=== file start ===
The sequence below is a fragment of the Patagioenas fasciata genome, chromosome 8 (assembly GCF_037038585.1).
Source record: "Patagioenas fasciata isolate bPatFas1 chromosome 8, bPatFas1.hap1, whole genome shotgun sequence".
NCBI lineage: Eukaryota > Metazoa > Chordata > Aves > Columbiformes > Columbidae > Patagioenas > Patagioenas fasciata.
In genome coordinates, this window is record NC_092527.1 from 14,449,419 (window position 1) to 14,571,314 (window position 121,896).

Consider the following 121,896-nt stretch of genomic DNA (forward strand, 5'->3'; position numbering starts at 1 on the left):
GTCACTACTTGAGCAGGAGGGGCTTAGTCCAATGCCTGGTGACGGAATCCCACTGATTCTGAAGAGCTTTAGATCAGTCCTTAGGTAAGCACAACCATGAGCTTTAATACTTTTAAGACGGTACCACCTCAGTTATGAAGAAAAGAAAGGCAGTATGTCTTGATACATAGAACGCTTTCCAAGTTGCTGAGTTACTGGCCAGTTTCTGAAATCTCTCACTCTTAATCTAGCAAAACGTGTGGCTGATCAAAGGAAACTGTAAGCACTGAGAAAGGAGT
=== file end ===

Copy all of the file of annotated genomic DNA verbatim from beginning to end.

The sequence below is a fragment of the Patagioenas fasciata genome, chromosome 8 (assembly GCF_037038585.1).
Source record: "Patagioenas fasciata isolate bPatFas1 chromosome 8, bPatFas1.hap1, whole genome shotgun sequence".
NCBI lineage: Eukaryota > Metazoa > Chordata > Aves > Columbiformes > Columbidae > Patagioenas > Patagioenas fasciata.
In genome coordinates, this window is record NC_092527.1 from 14,449,419 (window position 1) to 14,571,314 (window position 121,896).

Consider the following 121,896-nt stretch of genomic DNA (forward strand, 5'->3'; position numbering starts at 1 on the left):
GTCACTACTTGAGCAGGAGGGGCTTAGTCCAATGCCTGGTGACGGAATCCCACTGATTCTGAAGAGCTTTAGATCAGTCCTTAGGTAAGCACAACCATGAGCTTTAATACTTTTAAGACGGTACCACCTCAGTTATGAAGAAAAGAAAGGCAGTATGTCTTGATACATAGAACGCTTTCCAAGTTGCTGAGTTACTGGCCAGTTTCTGAAATCTCTCACTCTTAATCTAGCAAAACGTGTGGCTGATCAAAGGAAACTGTAAGCACTGAGAAAGGAGT